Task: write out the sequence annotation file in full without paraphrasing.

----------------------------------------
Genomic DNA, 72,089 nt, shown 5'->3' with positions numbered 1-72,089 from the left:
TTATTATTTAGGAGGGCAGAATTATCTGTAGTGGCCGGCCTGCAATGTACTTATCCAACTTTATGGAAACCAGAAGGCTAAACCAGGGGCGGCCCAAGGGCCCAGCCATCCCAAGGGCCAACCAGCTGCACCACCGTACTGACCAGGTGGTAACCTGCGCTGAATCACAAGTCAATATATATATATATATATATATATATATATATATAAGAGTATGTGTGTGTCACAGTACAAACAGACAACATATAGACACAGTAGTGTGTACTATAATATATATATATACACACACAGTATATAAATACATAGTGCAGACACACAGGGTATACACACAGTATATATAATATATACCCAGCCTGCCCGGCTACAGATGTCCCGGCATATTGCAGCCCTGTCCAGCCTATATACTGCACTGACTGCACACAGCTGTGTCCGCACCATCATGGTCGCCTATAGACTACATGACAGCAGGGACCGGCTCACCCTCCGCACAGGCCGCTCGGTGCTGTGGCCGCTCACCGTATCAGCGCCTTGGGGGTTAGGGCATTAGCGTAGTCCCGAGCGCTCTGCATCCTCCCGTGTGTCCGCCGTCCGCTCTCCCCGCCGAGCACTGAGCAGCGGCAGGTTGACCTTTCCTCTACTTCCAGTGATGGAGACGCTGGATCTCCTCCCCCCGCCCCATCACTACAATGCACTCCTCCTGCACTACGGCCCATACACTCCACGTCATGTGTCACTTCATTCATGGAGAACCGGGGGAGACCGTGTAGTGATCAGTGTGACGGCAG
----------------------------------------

Genomic DNA, 72,089 nt, shown 5'->3' with positions numbered 1-72,089 from the left:
TTATTATTTAGGAGGGCAGAATTATCTGTAGTGGCCGGCCTGCAATGTACTTATCCAACTTTATGGAAACCAGAAGGCTAAACCAGGGGCGGCCCAAGGGCCCAGCCATCCCAAGGGCCAACCAGCTGCACCACCGTACTGACCAGGTGGTAACCTGCGCTGAATCACAAGTCAATATATATATATATATATATATATATATATATATAAGAGTATGTGTGTGTCACAGTACAAACAGACAACATATAGACACAGTAGTGTGTACTATAATATATATATATACACACACAGTATATAAATACATAGTGCAGACACACAGGGTATACACACAGTATATATAATATATACCCAGCCTGCCCGGCTACAGATGTCCCGGCATATTGCAGCCCTGTCCAGCCTATATACTGCACTGACTGCACACAGCTGTGTCCGCACCATCATGGTCGCCTATAGACTACATGACAGCAGGGACCGGCTCACCCTCCGCACAGGCCGCTCGGTGCTGTGGCCGCTCACCGTATCAGCGCCTTGGGGGTTAGGGCATTAGCGTAGTCCCGAGCGCTCTGCATCCTCCCGTGTGTCCGCCGTCCGCTCTCCCCGCCGAGCACTGAGCAGCGGCAGGTTGACCTTTCCTCTACTTCCAGTGATGGAGACGCTGGATCTCCTCCCCCCGCCCCATCACTACAATGCACTCCTCCTGCACTACGGCCCATACACTCCACGTCATGTGTCACTTCATTCATGGAGAACCGGGGGAGACCGTGTAGTGATCAGTGTGACGGCAG